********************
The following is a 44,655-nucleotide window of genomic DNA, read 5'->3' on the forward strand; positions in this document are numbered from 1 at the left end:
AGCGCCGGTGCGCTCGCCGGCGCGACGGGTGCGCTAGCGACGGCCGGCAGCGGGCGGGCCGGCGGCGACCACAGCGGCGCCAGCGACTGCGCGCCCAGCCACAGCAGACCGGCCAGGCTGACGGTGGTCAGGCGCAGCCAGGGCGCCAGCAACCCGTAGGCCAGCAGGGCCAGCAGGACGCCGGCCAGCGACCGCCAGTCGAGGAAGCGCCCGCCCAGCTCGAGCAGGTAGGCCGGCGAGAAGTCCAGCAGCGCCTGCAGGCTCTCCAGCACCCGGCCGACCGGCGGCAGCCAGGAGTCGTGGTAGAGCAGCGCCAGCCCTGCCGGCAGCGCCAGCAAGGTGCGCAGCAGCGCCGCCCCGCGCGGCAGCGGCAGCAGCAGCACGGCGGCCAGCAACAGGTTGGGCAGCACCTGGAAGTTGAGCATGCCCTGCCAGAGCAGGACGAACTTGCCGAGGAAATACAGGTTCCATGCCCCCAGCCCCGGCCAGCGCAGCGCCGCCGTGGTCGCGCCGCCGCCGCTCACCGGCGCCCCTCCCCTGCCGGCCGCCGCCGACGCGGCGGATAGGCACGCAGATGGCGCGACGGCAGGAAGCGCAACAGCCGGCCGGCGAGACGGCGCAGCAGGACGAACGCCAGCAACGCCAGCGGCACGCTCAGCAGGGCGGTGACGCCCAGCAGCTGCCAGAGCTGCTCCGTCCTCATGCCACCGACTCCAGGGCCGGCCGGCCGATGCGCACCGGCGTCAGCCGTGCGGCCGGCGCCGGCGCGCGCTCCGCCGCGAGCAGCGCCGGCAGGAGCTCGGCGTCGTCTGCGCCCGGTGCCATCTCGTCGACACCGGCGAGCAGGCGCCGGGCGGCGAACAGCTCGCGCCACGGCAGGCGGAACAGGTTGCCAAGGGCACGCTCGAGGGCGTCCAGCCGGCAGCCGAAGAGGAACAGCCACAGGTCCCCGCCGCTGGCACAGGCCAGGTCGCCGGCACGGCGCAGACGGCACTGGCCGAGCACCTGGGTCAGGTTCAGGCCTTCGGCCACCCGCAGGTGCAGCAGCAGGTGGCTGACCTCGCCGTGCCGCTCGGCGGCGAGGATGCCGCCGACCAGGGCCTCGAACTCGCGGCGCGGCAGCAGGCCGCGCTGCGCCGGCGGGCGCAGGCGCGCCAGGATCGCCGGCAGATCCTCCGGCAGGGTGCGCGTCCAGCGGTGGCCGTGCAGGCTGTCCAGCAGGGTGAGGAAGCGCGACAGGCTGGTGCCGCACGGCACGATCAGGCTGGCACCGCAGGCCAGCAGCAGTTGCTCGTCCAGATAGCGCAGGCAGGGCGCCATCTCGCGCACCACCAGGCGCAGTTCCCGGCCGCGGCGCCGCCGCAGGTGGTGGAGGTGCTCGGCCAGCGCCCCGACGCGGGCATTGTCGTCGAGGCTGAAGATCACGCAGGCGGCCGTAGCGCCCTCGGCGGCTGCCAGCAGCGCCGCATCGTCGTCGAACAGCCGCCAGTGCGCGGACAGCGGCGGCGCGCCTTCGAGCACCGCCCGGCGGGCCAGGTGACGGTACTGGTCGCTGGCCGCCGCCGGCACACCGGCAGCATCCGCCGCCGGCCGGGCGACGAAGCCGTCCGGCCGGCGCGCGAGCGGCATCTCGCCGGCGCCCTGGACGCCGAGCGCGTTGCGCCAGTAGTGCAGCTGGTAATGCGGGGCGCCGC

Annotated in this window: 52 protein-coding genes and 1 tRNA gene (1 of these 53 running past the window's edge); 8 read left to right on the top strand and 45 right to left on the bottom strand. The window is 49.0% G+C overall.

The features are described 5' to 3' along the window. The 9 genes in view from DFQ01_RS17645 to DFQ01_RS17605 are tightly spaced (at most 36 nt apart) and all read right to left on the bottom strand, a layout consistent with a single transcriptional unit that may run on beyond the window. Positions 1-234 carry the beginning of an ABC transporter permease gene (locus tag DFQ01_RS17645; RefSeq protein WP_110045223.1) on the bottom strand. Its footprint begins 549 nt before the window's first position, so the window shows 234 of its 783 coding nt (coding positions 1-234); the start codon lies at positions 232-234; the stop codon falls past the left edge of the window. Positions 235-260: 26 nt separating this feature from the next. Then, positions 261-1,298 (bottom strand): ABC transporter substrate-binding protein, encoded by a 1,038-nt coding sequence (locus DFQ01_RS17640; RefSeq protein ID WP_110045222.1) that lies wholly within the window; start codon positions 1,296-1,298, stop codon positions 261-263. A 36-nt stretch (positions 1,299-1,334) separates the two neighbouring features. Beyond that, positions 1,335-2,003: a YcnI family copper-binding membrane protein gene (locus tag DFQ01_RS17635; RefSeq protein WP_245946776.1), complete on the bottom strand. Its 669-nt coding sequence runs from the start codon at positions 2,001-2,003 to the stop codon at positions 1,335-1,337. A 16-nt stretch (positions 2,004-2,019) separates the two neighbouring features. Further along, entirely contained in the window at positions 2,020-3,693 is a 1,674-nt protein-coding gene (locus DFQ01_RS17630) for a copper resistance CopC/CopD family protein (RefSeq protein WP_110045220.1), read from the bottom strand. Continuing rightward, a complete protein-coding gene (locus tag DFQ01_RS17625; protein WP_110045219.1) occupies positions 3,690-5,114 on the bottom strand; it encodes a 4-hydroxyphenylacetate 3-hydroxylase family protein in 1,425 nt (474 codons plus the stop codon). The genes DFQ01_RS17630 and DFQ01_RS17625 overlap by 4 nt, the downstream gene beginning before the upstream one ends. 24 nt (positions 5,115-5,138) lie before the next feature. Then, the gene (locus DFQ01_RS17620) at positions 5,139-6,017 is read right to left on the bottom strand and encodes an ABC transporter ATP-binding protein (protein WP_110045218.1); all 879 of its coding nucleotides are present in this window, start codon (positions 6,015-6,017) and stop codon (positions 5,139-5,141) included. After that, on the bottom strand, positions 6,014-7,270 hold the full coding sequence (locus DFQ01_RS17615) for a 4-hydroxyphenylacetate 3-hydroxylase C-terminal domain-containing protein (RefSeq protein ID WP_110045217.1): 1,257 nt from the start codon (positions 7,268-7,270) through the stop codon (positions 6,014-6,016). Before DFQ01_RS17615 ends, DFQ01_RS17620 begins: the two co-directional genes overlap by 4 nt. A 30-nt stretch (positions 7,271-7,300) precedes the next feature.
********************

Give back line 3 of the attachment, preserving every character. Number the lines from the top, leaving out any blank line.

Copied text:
Annotated in this window: 52 protein-coding genes and 1 tRNA gene (1 of these 53 running past the window's edge); 8 read left to right on the top strand and 45 right to left on the bottom strand. The window is 49.0% G+C overall.